On the 47th anniversary of the murder of Ernesto ‘Che’ Guevara, we’re running a review of his book about his involvement in the revolutionary struggle in the Congo following the overthrow of the radical Patrice Lumumba. The African Dream: the diaries of the revolutionary war in the Congo was published by Harvill Press in 2000, and this review first appeared in issue 19 of revolution magazine in October 2002.
by Philip Ferguson
In March 1965, after a two-month trip abroad, Che Guevara was greeted at Havana Airport by Fidel Castro. He was not seen in public again until his corpse was exhibited in Bolivia in October 1967.
Guevara’s exploits in Bolivia hit the headlines at the time and have been relatively well-recorded, in his own published diaries and various biographies and other works. His April-November 1965 involvement in the Congo, however, has remained obscure. The African Dream, based on his Congo diaries and papers written by him immediately after leaving the country, therefore fills an important gap. This is especially the case as, unlike the Bolivian diaries, with their unflagging optimism, or the heroic depiction of the guerrilla war in Cuba in the late 1950s, this is a warts and all account of a disaster, one which affected Guevara deeply and which had an important impact on his future and on future Cuban state policy.
The Congo involvement was important for a number of reasons. The early 1960s were still very much the Cold War era – indeed this was shortly after the ‘Cuban Missile Crisis’. Rather than retreat in the face of US belligerence, the Cubans continued to go on the offensive.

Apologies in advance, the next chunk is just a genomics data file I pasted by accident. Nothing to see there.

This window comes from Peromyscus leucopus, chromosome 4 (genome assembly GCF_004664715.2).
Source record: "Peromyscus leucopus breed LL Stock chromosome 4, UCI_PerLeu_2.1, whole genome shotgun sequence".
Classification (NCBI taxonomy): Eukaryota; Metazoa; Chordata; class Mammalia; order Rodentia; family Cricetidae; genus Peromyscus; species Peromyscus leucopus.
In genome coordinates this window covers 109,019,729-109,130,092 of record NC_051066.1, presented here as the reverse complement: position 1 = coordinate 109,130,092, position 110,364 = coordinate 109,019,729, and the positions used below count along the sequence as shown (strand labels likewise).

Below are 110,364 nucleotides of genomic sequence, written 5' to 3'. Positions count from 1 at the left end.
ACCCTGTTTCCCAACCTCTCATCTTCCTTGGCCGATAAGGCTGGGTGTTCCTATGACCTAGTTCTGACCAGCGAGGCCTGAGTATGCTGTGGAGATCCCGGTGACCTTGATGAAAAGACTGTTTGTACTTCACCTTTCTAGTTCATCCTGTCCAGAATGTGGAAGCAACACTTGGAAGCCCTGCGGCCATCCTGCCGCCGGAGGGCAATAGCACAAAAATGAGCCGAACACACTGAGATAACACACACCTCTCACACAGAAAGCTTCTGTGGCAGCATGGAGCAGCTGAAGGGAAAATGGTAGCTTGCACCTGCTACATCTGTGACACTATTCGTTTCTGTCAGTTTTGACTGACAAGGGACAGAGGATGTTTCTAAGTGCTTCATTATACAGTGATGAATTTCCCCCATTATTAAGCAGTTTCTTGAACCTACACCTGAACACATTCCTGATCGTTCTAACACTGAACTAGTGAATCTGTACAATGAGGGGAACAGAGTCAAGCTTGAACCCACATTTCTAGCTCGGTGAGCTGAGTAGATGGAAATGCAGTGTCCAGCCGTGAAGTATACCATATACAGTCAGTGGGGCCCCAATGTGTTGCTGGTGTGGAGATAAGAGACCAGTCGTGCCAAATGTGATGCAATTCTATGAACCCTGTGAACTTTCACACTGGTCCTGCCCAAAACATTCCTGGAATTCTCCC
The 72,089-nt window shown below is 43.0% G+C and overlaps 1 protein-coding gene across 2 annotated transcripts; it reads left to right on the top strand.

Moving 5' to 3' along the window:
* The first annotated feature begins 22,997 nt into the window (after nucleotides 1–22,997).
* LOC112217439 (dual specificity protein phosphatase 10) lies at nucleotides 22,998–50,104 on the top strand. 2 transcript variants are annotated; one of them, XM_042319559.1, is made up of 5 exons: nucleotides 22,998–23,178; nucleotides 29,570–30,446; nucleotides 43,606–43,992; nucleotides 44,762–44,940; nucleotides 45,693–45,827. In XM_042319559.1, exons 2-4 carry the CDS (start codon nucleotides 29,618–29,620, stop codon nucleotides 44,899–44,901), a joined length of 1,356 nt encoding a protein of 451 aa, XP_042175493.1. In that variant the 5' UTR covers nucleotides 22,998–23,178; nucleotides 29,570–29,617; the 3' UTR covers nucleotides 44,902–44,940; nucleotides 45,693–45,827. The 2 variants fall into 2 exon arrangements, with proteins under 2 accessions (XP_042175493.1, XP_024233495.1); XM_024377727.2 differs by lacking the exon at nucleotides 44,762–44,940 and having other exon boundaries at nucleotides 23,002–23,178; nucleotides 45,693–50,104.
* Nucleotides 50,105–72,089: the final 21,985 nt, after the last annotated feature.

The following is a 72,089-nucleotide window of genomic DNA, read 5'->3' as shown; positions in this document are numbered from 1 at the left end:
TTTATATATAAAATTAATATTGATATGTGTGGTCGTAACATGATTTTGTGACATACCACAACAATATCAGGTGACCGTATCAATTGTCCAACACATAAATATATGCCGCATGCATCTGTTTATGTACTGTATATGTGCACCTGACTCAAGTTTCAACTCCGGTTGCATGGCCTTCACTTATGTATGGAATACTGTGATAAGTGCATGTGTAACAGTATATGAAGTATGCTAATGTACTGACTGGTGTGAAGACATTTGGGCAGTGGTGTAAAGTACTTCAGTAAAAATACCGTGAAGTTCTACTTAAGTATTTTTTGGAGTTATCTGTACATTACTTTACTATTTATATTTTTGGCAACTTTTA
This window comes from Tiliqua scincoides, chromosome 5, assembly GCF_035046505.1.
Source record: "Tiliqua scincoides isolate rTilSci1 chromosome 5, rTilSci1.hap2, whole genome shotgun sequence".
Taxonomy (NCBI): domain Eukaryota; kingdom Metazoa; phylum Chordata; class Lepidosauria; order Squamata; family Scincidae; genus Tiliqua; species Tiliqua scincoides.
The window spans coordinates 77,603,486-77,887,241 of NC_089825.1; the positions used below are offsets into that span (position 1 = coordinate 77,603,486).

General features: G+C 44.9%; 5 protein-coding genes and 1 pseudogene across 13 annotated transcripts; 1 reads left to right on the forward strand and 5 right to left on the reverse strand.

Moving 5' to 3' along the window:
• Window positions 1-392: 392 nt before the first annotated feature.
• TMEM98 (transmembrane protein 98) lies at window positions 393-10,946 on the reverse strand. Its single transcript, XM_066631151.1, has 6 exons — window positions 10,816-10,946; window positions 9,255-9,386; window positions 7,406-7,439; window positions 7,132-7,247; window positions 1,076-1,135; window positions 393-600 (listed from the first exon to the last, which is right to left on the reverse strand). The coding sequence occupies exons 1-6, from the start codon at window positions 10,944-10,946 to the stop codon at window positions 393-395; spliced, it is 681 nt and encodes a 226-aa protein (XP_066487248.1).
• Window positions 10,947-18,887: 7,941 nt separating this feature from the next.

Secondly, unlike Bolivia, which was very much Guevara’s own project, the Congo intervention involved the Cuban state. High-level Cubans taking part on the ground in the Congo included not only Guevara, but construction minister Osmany Cienfuegos and others.
Thirdly, while it could be argued that there was never any chance of success in Bolivia, the Cubans’ allies in the Congo – essentially the Lumumbist left – had strong bases of support and, on paper anyway, a good chance of defeating the conservative regime backed by Belgium, the United States and apartheid South Africa. (One of the major figures of the Lumumbist left, a mid-20s Laurent Kabila, did finally succeed in becoming leader of the Congo in 1997, before being overthrown and killed a few years later.)
Fourthly, it was the beginning of Cuba’s long-term involvement in Africa, culminating in Cuban troops playing a key role in driving the South African army out of Angola and helping hasten their retreat from Namibia. In turn, this hastened the end of apartheid. After the Congo fiasco, Cuba opted for supporting what it saw as radical regimes in Africa, such as the MPLA in Angola, rather than divided, unreliable and rather feckless ‘liberation’ movements on the continent.
What went wrong?
If the Congolese revolutionaries had a good chance of success, what went wrong? Essentially, (more…)